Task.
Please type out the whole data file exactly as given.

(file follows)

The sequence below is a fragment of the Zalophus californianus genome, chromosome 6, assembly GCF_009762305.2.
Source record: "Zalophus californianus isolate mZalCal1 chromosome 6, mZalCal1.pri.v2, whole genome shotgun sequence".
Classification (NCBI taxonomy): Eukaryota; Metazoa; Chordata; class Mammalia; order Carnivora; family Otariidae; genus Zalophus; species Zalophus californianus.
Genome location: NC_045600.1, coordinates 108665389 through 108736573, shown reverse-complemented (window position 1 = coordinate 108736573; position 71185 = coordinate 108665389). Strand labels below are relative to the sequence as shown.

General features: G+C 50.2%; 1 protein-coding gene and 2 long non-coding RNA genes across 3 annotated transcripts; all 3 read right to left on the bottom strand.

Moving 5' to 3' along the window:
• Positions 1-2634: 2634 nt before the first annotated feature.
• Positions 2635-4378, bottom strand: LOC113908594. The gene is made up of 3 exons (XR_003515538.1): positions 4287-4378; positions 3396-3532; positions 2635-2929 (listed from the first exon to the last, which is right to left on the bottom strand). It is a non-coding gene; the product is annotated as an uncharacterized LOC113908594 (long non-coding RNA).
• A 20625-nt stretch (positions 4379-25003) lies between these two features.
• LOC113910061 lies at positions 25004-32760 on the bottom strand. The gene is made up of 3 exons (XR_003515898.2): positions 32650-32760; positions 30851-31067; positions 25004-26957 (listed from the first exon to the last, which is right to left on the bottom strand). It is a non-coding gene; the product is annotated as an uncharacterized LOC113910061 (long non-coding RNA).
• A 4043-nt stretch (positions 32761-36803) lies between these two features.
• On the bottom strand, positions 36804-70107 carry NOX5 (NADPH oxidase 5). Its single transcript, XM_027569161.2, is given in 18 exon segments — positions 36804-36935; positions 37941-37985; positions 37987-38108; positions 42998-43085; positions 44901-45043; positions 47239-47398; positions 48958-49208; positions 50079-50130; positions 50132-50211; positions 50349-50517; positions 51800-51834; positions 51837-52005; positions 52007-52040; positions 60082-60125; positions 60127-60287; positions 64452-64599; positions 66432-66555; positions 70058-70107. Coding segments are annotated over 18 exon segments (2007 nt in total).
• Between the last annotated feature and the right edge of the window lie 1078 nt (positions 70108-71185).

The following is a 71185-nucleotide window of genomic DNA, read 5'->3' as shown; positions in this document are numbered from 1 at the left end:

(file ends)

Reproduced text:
The sequence below is a fragment of the Zalophus californianus genome, chromosome 6, assembly GCF_009762305.2.
Source record: "Zalophus californianus isolate mZalCal1 chromosome 6, mZalCal1.pri.v2, whole genome shotgun sequence".
Classification (NCBI taxonomy): Eukaryota; Metazoa; Chordata; class Mammalia; order Carnivora; family Otariidae; genus Zalophus; species Zalophus californianus.
Genome location: NC_045600.1, coordinates 108665389 through 108736573, shown reverse-complemented (window position 1 = coordinate 108736573; position 71185 = coordinate 108665389). Strand labels below are relative to the sequence as shown.

General features: G+C 50.2%; 1 protein-coding gene and 2 long non-coding RNA genes across 3 annotated transcripts; all 3 read right to left on the bottom strand.

Moving 5' to 3' along the window:
• Positions 1-2634: 2634 nt before the first annotated feature.
• Positions 2635-4378, bottom strand: LOC113908594. The gene is made up of 3 exons (XR_003515538.1): positions 4287-4378; positions 3396-3532; positions 2635-2929 (listed from the first exon to the last, which is right to left on the bottom strand). It is a non-coding gene; the product is annotated as an uncharacterized LOC113908594 (long non-coding RNA).
• A 20625-nt stretch (positions 4379-25003) lies between these two features.
• LOC113910061 lies at positions 25004-32760 on the bottom strand. The gene is made up of 3 exons (XR_003515898.2): positions 32650-32760; positions 30851-31067; positions 25004-26957 (listed from the first exon to the last, which is right to left on the bottom strand). It is a non-coding gene; the product is annotated as an uncharacterized LOC113910061 (long non-coding RNA).
• A 4043-nt stretch (positions 32761-36803) lies between these two features.
• On the bottom strand, positions 36804-70107 carry NOX5 (NADPH oxidase 5). Its single transcript, XM_027569161.2, is given in 18 exon segments — positions 36804-36935; positions 37941-37985; positions 37987-38108; positions 42998-43085; positions 44901-45043; positions 47239-47398; positions 48958-49208; positions 50079-50130; positions 50132-50211; positions 50349-50517; positions 51800-51834; positions 51837-52005; positions 52007-52040; positions 60082-60125; positions 60127-60287; positions 64452-64599; positions 66432-66555; positions 70058-70107. Coding segments are annotated over 18 exon segments (2007 nt in total).
• Between the last annotated feature and the right edge of the window lie 1078 nt (positions 70108-71185).

The following is a 71185-nucleotide window of genomic DNA, read 5'->3' as shown; positions in this document are numbered from 1 at the left end: